Neatly defined plots are the mainstay of fiction, not real life. Life, as we know it, doesn't follow the expected course; it can go round in circles, take unexpected turns and head off in a direction we hadn't foreseen. Cormac McCarthy's novel 'The Crossing' is more true to life than a slave of the fiction format. The writing is as coarse as the landscape it evokes. Characters enter and leave the narrative never to return as the boy hero Billy traverses the length and breadth of Mexico, first (mild spoilers ahead) with a wolf, then with his brother, and then a third time all by himself. The tale turns deeply philosophical at times, putting forth questions regarding the injustices of life and whether God permits them willingly. Yes, the story does drag a few times as the author gets a little too indulgent, but all in all, there is something valuable to be had from this book. If you know McCarthy's style and language and are not put off by it, 'The Crossing' is strongly recommended. But do remember, it is the second book in the 'Border Trilogy'. I suggest you read 'All The Pretty Horses' (first in the trilogy) first even though the story of 'The Crossing' has nothing to do with it. The heroes of the two books come together in the third book 'Cities Of The Plain'.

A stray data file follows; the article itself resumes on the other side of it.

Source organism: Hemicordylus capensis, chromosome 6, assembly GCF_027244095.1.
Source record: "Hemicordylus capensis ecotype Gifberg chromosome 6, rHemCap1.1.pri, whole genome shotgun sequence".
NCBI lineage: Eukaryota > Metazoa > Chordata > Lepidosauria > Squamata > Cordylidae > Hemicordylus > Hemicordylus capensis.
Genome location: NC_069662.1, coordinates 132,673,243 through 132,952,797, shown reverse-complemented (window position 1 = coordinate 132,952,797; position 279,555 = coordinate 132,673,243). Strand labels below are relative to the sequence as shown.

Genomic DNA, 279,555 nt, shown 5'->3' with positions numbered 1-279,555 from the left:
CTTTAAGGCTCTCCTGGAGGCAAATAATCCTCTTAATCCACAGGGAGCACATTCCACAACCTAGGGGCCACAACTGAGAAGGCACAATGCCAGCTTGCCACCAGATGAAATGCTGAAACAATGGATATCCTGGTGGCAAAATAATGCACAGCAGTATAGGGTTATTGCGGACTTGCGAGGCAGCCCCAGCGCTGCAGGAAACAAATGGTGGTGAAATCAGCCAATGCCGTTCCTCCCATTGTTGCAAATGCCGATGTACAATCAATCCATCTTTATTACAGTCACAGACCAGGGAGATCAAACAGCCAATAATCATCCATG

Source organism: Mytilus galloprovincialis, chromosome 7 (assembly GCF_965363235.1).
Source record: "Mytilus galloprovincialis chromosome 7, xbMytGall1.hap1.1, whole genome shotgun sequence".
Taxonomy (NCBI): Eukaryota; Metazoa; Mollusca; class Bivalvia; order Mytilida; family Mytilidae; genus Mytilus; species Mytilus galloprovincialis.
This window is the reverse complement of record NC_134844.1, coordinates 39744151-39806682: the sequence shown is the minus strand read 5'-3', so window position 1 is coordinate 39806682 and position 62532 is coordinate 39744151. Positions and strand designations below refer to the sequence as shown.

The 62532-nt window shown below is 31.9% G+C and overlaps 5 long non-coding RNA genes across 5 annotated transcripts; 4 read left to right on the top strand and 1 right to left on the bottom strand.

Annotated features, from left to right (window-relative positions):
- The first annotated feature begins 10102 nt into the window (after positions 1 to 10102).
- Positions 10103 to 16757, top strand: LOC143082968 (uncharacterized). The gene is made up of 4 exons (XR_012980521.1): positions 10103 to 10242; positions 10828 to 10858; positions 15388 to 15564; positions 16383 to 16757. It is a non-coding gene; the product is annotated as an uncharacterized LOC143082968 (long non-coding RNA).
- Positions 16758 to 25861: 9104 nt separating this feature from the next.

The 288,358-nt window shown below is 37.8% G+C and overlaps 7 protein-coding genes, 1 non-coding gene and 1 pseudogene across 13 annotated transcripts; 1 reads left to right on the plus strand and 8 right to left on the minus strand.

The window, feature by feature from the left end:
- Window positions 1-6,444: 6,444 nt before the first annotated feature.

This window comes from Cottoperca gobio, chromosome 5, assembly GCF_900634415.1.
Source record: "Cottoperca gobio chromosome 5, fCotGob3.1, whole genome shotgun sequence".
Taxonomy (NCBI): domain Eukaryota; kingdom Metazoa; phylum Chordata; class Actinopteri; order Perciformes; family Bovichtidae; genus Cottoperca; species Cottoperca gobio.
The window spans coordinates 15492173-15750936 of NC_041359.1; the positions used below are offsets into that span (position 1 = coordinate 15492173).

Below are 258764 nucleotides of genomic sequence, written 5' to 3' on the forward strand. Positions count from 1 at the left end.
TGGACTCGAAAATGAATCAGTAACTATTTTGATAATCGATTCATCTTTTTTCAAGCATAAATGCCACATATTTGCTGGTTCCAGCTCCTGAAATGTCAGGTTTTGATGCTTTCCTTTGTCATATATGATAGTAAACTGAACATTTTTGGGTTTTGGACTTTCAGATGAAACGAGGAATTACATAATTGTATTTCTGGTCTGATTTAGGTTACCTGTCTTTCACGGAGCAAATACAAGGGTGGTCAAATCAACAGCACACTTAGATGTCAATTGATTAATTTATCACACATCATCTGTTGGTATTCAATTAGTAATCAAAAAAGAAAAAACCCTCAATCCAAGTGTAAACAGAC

The crossing trilogy, as a whole, is a great achievement in fiction, not only in the US but wherever fiction in English is read.The strange relationship between a boy and a wild wolf, progressing from fear and the strongest animosity into what is a reciprocated love between a human and a wild animal love is the centre of this volume of the trilogy and springs, of course, from the historically long sustained love of man for horses. This emotion has now disappeared, by and large, from the mental landscape of human beings. The loss is principally ours. McCarthy's understanding of and tribute to those lost sentiments in his own inimitable style is moving and captivating.